Ugh, who really cares about storage? It’s one of those necessary evils that no-one wants to think about. Yet, you should. If you get the message ‘Hard Drive Full”, it’s too late. If something breaks or gets stolen, the last thing you want to do is a soul-searching mission to find the answer to “where are my files right now?”.
An example of my past weeks may give you some inspiration about how to go about travel, work and effortless backup.
I spent the better part of May on two tropical islands in the Caribbean (Aruba and Curaçao) shooting wedding pictures during a freshly married couple’s honeymoon. Such a setting totally beats any local park by the way, including all bridges and swans. Under the warm sun, in blue water and with fresh mojitos within arm’s length, I had the ability to create without any stress. I knew that the images would be great, but more importantly, I was evenly sure that all my data would be safe. No matter what.
Every single bit and byte of data created got integrated into my regular workflow without a single hitch. But even if things had gone catastrophically wrong, I wouldn’t have lost anything. How?
First of all, I shot on a single camera: my Hasselblad X1D-50C. Every picture lived on my 256 GB SD card. Even with 100 MB RAW files, I could keep shooting for hours. On top, there was a second overflow SD card. As soon as each shoot was finished, every file got captured in a clean Lightroom catalog on the pretty brilliant LaCie Rugged USB-C 500GB SSD.
The orange bumper isn’t just a protective cover, it’s almost like a trademark for the LaCie portable drives. Ordinarily I use two LaCie Rugged Thunderbolt 2 250 GBB SSD drives, but for this trip I got to review the 500 GB version.
So what’s new? First of all, it has a USB-C port, as well as the built in Thunderbolt 2 cable. This feature alone makes up for the price of the disk since it allows me to work on the drive on both my 2017 MacBook Pro with Thunderbolt 3 and my 2013 Mac Pro that still runs on Thunderbolt 2. There’s no need for dongles or adapters.
It’s also faster. Over a Thunderbolt 2 connection, you get a 27% speedboost (366 MB/s) in write speed compared to the previous generation (287 MB/s). But over Thunderbolt 3 you get a 65% speed increase in write speed (475 MB/s). Read speed goes from 379 MB/s to a whopping 506 MB/s. So a single 51 Megapixel Hasselblad photo is transferred in 120 milliseconds! Impressive!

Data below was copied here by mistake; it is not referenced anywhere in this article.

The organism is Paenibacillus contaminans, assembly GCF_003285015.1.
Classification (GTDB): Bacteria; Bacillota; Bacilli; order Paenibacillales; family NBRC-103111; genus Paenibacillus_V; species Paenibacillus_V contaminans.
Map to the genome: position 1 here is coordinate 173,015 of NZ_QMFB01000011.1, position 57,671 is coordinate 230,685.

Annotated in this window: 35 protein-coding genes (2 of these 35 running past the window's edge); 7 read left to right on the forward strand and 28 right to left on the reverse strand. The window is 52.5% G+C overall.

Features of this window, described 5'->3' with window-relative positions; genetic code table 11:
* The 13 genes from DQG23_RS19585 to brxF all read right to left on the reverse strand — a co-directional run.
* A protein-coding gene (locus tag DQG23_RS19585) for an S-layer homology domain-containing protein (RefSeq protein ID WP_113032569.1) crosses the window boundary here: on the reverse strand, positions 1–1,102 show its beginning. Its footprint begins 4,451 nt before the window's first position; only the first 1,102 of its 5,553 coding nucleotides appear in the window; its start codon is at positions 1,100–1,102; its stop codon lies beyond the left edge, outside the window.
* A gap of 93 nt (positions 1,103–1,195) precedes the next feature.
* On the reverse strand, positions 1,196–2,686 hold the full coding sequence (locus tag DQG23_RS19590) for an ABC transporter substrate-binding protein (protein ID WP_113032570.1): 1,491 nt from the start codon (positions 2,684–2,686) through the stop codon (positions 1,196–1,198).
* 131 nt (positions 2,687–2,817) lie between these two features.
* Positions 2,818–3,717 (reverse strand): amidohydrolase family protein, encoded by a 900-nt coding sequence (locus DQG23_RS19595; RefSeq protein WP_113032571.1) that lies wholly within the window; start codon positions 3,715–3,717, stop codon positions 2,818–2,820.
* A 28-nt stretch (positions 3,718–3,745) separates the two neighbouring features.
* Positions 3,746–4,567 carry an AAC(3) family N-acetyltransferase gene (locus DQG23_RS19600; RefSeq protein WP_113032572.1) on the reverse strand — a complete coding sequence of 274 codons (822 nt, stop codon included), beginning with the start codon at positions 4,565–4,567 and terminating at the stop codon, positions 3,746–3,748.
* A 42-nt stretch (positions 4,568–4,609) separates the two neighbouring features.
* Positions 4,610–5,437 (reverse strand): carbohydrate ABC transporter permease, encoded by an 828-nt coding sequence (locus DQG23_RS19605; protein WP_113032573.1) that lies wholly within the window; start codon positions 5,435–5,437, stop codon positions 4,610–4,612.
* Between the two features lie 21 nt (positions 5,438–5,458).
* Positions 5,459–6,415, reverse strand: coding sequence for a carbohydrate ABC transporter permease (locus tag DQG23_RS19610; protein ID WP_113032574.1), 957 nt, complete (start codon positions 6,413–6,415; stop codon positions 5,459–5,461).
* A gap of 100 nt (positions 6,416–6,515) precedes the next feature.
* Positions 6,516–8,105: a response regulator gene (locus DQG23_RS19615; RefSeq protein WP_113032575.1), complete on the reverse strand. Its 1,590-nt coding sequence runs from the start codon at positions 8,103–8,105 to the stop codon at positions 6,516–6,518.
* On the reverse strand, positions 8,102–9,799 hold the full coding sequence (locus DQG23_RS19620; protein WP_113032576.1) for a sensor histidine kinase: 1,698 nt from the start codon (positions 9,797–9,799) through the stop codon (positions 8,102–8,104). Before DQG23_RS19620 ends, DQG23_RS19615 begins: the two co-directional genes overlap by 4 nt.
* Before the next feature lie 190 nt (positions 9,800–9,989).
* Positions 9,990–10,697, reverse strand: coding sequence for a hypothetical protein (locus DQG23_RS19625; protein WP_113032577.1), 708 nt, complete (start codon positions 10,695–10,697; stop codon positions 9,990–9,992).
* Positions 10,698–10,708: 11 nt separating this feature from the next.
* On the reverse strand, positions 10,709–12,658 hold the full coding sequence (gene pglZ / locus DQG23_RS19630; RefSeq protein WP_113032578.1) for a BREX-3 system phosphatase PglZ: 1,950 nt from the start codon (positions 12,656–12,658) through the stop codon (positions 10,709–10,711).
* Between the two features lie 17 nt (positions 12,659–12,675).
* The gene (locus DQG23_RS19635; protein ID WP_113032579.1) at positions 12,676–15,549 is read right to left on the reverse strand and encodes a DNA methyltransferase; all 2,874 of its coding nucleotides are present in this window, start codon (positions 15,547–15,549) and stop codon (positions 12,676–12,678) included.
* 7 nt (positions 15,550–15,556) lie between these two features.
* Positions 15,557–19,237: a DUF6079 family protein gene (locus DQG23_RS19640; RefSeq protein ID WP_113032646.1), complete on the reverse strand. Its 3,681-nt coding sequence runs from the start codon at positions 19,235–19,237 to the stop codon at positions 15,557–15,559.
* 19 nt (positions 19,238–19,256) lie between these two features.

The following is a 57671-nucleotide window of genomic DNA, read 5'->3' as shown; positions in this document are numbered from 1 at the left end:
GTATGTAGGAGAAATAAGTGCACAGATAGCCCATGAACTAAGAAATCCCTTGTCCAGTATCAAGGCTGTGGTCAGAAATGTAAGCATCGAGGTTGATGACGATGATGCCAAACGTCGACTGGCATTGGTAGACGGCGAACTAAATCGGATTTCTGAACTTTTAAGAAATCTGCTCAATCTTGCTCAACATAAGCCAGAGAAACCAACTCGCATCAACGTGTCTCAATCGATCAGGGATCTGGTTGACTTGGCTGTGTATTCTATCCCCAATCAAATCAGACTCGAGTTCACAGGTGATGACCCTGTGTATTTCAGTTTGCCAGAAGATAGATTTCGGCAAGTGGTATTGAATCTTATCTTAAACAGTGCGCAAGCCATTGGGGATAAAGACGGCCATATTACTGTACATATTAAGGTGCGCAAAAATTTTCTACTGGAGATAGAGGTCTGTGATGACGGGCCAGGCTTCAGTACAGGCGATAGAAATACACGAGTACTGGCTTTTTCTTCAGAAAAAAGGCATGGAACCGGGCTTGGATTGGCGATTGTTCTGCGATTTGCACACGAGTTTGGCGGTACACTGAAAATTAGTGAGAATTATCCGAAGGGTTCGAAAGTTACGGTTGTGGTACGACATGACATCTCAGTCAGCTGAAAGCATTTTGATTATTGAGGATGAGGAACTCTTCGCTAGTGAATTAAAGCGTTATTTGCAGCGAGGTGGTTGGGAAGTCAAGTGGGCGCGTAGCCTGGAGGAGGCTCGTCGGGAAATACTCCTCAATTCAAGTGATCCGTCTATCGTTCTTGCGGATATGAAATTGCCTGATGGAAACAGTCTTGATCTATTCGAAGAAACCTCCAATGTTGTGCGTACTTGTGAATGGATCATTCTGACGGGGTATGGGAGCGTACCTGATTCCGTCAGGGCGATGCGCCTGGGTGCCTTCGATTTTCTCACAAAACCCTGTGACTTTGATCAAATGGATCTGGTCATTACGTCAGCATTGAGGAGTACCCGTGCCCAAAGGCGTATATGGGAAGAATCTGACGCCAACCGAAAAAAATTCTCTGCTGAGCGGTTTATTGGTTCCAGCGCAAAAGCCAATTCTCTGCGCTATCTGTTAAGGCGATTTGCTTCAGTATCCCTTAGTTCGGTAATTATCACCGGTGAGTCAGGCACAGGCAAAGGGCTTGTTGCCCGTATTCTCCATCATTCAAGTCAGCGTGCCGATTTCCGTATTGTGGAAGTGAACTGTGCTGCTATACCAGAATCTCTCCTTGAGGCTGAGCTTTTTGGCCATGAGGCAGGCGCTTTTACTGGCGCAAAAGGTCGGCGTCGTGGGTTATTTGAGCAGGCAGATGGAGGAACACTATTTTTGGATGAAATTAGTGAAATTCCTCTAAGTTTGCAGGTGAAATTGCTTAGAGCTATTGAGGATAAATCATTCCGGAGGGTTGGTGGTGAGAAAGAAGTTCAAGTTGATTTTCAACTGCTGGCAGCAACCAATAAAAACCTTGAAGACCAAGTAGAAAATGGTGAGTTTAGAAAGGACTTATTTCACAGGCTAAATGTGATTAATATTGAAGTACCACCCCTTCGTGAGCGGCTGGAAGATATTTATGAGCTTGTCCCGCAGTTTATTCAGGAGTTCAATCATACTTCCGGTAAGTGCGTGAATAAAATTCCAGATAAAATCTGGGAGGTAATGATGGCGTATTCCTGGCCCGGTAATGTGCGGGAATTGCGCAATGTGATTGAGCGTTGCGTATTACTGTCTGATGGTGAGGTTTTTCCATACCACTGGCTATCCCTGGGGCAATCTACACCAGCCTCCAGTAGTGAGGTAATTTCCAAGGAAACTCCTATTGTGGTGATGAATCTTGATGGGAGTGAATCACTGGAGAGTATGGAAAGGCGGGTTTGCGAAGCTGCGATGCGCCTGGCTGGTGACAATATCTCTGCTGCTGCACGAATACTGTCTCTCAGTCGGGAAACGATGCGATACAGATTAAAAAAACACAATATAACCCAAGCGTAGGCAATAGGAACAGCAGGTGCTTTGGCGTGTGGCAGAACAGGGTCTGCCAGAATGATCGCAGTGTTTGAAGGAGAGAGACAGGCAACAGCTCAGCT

But mind you, just having a photo on an external hard drive is NOT a back-up. For this you need at least two copies in two locations.
That’s where my two LaCie Rugged Thunderbolt 2 drives come in. I transfered an identical copy of my Lightroom library and RAW files to my first backup drive. I used Carbon Copy Cloner for this task. Each time both drives got connected, they copied all data, keeping everything safe. It was this back-up drive that traveled with us where ever we’d go while my MacBook Pro and Data drive were locked in the hotel safe.
The second backup drive was used as a Time Machine drive for the rest of the data on my MacBook Pro. It wasn’t absolutely necessary since all of my other data resided in the cloud anyway. But it’s nice to have the option to quickly restore a file system if the available WiFi connection isn’t stable.
But then I hear you say: your back-up drive is only half the size of your data drive. Isn’t it supposed to be the other way round? You are absolutely, positively correctomundo! But since speed was key, I decided to use the newest drive as my main Data drive and the older drive as a copy. If my data had gone beyond 250 GB, I would have wiped my second back-up drive, and used that to back-up all extra data.
As soon as I got back home, I plugged in my data drive, and imported my new Lightroom catalog into my master Lightroom catalog, which by now spans over 300.000 photos. Since I also used Lightroom Mobile to upload my iPhone photos, they too got immediately synced back to my master catalog.
This way everything was safe as long as we ourselves would be safe. We kept the drives on us throughout the entire travels, and even on the plane everything was kept separated. The only way things would have been even safer, is if I could have made an online copy. But for now that isn’t really an option over hotel WiFi.
So after this extensive personal try-out, I stand my opinion on the LaCie Rugged SSD drives: if you work on the road, these drives are as rugged as they can make ‘em. And they have a very enjoyable design on top. So I can’t wait to see where LaCie takes them next. Waterproof perhaps?
If you have a MacBook Pro with Thunderbolt 3, we can full-heartedly recommend the LaCie Rugged USB-C 500GB SSD.
LaCie provided Bad Republic with a review unit for the purpose of this review.